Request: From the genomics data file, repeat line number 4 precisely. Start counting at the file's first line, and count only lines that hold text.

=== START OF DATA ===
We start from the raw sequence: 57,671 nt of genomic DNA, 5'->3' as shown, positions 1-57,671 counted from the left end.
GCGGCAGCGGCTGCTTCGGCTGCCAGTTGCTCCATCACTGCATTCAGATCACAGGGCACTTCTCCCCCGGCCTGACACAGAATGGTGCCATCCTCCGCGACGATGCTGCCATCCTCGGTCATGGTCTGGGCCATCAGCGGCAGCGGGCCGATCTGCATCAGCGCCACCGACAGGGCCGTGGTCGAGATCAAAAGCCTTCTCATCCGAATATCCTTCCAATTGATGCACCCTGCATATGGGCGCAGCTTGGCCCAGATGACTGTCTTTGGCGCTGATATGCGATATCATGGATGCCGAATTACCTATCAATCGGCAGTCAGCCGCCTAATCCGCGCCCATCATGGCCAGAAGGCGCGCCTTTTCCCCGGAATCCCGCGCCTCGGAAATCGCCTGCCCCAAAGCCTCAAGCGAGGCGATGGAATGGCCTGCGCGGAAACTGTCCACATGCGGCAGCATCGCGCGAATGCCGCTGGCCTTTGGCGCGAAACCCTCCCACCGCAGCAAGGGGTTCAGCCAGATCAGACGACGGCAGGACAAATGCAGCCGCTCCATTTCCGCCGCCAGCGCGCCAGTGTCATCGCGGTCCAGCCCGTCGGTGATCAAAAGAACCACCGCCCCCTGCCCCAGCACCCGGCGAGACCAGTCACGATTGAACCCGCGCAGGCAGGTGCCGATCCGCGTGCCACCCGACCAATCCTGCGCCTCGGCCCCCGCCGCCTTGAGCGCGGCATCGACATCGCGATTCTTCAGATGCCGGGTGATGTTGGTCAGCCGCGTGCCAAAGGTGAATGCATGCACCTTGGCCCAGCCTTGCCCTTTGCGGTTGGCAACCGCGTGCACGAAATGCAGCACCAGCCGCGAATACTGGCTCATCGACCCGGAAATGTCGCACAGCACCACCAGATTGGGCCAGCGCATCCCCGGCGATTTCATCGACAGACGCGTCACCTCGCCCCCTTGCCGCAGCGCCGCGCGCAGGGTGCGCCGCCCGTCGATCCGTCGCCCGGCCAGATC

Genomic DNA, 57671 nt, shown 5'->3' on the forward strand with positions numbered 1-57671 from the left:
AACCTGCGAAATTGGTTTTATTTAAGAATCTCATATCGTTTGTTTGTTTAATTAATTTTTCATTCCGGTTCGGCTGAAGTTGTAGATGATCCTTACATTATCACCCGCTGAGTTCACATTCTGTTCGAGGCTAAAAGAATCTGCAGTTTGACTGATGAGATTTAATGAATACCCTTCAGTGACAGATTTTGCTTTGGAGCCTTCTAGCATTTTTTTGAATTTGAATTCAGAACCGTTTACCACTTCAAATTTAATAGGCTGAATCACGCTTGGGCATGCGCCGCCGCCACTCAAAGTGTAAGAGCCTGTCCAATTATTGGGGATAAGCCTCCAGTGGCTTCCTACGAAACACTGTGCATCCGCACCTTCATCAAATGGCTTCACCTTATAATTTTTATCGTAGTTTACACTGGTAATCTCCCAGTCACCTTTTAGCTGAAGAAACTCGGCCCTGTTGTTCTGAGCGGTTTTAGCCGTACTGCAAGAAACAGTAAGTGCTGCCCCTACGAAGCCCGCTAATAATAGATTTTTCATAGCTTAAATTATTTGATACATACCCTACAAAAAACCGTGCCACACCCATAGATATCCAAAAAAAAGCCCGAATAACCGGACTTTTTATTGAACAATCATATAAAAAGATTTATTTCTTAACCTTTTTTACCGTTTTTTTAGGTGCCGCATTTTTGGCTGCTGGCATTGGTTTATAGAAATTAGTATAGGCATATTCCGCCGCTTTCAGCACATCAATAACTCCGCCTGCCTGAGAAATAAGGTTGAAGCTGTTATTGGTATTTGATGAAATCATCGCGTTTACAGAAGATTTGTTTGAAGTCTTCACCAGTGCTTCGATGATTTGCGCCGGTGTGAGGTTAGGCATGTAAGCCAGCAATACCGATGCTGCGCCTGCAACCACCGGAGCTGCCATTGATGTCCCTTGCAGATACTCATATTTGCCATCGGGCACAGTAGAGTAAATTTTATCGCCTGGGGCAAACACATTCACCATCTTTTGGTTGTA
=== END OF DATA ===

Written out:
AACCTGCGAAATTGGTTTTATTTAAGAATCTCATATCGTTTGTTTGTTTAATTAATTTTTCATTCCGGTTCGGCTGAAGTTGTAGATGATCCTTACATTATCACCCGCTGAGTTCACATTCTGTTCGAGGCTAAAAGAATCTGCAGTTTGACTGATGAGATTTAATGAATACCCTTCAGTGACAGATTTTGCTTTGGAGCCTTCTAGCATTTTTTTGAATTTGAATTCAGAACCGTTTACCACTTCAAATTTAATAGGCTGAATCACGCTTGGGCATGCGCCGCCGCCACTCAAAGTGTAAGAGCCTGTCCAATTATTGGGGATAAGCCTCCAGTGGCTTCCTACGAAACACTGTGCATCCGCACCTTCATCAAATGGCTTCACCTTATAATTTTTATCGTAGTTTACACTGGTAATCTCCCAGTCACCTTTTAGCTGAAGAAACTCGGCCCTGTTGTTCTGAGCGGTTTTAGCCGTACTGCAAGAAACAGTAAGTGCTGCCCCTACGAAGCCCGCTAATAATAGATTTTTCATAGCTTAAATTATTTGATACATACCCTACAAAAAACCGTGCCACACCCATAGATATCCAAAAAAAAGCCCGAATAACCGGACTTTTTATTGAACAATCATATAAAAAGATTTATTTCTTAACCTTTTTTACCGTTTTTTTAGGTGCCGCATTTTTGGCTGCTGGCATTGGTTTATAGAAATTAGTATAGGCATATTCCGCCGCTTTCAGCACATCAATAACTCCGCCTGCCTGAGAAATAAGGTTGAAGCTGTTATTGGTATTTGATGAAATCATCGCGTTTACAGAAGATTTGTTTGAAGTCTTCACCAGTGCTTCGATGATTTGCGCCGGTGTGAGGTTAGGCATGTAAGCCAGCAATACCGATGCTGCGCCTGCAACCACCGGAGCTGCCATTGATGTCCCTTGCAGATACTCATATTTGCCATCGGGCACAGTAGAGTAAATTTTATCGCCTGGGGCAAACACATTCACCATCTTTTGGTTGTA